Filed under: Uncategorized
After a breezy 37 hrs of travelling, I’m at the hotel in Jalandhar, India. I’ll be here for a week, other parts of India for another week and then back to the US. Coming here was a string of annoyances and near-disasters, but now that I’m here in a near comatose state due to lack of sleep (6 hrs out of the last 48) and a full belly of Indian food (buffet!), everything is peachy.
Our plane from London to Armritsar got rerouted to Delhi (too much fog), where we sat on the tarmac for hours before flying successfully to Armritsar. We had a pool to see who could guess closest to our actual arrival time, which I lost.
I’ll try to update this when I can while I’m here, but no promises.
Filed under: Uncategorized
Fast Company announced their annual 2007 Social Capitalist Awards, and I was surprised to see that Kiva was not on the list. After all, 43 groups made it, which suggests that the editors picked all they wanted and then decided the final tally, rather than cutting off a larger list of qualified orgs at 10 or some other pretty number. I wonder what they thought Kiva did wrong, they certainly sound like the epitomy of social capitalism to me.
Filed under: Uncategorized
On Friday I will go to India via London for work, and I will be very close to the orpahange that I used to work for, live at, and help administer. I spent a couple of months there after college, and became very attached (and vice versa) to the 40 or so kids who live, play and learn there. I have the opportunity to go back and visit which would be tremendously cool for me. It’d be neat to see the kids three years later, see how everyone is doing, and splash around in the Ganga (Ganges River) like old times. They would always call me “goonda” (translates to villain or jerk) and then I would roar and throw them in the river or tickle them until they cried. We’d sing songs, play cricket and other games, do homework, draw monsters and all kinds of other fun stuff. Although it was really hard, unending work (we even had to put out the fires that arsonists lit to burn us off the property), I loved it, and told myself I would really try to come back to the little corner of India.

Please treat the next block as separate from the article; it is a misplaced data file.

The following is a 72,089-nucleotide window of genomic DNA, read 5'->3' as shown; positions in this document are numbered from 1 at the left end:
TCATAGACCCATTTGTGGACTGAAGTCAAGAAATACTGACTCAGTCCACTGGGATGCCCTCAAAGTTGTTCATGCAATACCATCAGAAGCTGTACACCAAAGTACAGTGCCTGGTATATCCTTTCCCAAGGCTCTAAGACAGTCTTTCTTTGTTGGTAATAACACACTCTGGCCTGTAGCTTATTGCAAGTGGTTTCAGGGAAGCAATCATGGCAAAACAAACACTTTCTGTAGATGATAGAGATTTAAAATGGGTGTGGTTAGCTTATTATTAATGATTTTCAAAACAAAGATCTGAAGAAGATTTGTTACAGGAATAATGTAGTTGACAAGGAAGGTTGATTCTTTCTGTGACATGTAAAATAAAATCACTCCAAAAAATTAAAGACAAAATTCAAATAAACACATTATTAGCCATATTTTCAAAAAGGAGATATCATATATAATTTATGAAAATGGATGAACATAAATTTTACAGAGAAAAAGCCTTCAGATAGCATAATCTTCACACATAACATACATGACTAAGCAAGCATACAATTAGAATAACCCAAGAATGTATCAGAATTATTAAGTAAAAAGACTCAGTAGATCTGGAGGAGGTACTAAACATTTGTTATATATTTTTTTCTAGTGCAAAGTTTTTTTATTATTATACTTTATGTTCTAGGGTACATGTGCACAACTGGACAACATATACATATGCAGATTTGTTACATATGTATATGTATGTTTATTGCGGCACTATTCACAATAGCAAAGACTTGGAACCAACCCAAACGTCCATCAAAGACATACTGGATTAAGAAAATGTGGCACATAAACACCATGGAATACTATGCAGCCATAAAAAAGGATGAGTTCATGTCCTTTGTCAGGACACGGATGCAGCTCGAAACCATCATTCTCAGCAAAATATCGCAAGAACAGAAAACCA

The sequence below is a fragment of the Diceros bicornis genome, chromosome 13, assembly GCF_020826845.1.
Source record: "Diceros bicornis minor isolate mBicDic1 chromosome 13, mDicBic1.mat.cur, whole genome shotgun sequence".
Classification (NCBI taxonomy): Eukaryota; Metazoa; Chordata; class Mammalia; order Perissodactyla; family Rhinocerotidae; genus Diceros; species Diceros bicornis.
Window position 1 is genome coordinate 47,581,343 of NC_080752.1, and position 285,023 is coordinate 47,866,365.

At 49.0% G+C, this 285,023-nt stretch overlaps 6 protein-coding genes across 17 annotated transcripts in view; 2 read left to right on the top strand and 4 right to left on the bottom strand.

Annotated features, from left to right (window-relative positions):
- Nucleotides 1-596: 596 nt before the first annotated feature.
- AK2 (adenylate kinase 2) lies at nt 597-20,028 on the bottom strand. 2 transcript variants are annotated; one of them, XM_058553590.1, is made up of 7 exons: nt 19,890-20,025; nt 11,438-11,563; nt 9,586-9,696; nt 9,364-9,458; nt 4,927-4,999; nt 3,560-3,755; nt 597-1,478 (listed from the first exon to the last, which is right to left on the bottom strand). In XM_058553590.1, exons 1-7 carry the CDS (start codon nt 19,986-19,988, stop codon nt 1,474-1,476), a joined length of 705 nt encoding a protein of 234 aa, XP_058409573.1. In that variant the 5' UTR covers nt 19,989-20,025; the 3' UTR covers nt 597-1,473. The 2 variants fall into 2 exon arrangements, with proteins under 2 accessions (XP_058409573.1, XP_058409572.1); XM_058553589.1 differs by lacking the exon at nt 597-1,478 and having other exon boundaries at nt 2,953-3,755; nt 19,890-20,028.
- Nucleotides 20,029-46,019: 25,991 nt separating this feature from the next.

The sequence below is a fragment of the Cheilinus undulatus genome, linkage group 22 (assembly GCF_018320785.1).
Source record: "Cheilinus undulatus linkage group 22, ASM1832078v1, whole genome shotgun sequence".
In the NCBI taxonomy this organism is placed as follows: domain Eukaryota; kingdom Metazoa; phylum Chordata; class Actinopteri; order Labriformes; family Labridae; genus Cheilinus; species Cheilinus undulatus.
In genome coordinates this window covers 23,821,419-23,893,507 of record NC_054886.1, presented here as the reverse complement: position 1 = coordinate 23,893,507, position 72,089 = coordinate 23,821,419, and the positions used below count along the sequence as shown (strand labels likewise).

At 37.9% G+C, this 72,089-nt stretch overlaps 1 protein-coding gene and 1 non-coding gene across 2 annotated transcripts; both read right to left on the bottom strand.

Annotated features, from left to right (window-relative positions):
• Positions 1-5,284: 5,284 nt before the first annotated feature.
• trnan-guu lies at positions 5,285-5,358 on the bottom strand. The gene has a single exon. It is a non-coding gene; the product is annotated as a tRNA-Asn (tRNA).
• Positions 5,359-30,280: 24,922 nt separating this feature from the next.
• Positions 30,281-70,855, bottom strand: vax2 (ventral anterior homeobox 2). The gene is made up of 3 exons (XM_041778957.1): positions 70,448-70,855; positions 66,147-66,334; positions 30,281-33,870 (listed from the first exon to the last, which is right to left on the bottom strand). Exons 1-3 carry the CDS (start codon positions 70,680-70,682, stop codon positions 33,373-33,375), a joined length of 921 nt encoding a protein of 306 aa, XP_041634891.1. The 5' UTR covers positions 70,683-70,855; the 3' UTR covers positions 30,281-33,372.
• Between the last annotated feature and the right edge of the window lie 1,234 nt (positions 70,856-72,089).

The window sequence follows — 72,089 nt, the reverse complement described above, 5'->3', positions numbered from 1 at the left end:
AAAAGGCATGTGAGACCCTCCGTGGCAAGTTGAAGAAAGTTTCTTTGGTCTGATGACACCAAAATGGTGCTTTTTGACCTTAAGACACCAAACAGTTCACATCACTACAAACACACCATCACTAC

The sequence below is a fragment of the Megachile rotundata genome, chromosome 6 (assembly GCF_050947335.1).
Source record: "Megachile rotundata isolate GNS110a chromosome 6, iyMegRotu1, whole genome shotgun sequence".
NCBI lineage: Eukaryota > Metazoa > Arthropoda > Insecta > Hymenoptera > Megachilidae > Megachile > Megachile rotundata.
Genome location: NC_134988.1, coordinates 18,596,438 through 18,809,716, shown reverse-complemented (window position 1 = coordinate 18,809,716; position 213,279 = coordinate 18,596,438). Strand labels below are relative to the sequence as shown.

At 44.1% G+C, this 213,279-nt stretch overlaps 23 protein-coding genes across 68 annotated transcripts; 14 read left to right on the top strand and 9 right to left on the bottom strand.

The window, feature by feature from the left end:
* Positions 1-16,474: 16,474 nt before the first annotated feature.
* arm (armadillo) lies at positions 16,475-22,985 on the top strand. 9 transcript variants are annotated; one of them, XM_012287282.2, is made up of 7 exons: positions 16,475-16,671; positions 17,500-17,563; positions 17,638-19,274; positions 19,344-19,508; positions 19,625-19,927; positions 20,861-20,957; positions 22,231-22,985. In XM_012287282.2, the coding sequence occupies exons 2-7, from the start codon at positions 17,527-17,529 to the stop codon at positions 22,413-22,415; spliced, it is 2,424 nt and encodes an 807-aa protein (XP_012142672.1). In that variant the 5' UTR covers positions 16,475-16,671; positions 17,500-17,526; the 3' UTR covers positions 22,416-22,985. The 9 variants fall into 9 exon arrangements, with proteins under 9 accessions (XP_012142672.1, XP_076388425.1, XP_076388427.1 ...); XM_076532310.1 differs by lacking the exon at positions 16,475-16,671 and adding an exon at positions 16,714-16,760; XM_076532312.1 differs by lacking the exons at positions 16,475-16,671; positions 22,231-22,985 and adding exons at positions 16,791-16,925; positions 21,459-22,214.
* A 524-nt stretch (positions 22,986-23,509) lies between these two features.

But I worry that my return might be hard on the kids. They’ve probably forgotten me or tried to, and it’s probably easier for them to just add me to relegate me to the recesses of their minds. Lots of volunteers like myself work there for a few months at a time and then leave. It’s probably hard for the kids to get so attached and then have to say goodbye. They made me promise I would come back, but what if doing so would awaken happily buried emotions? I could only stay for a day or two, and they (it they remembered me at all) would want me to stay for months.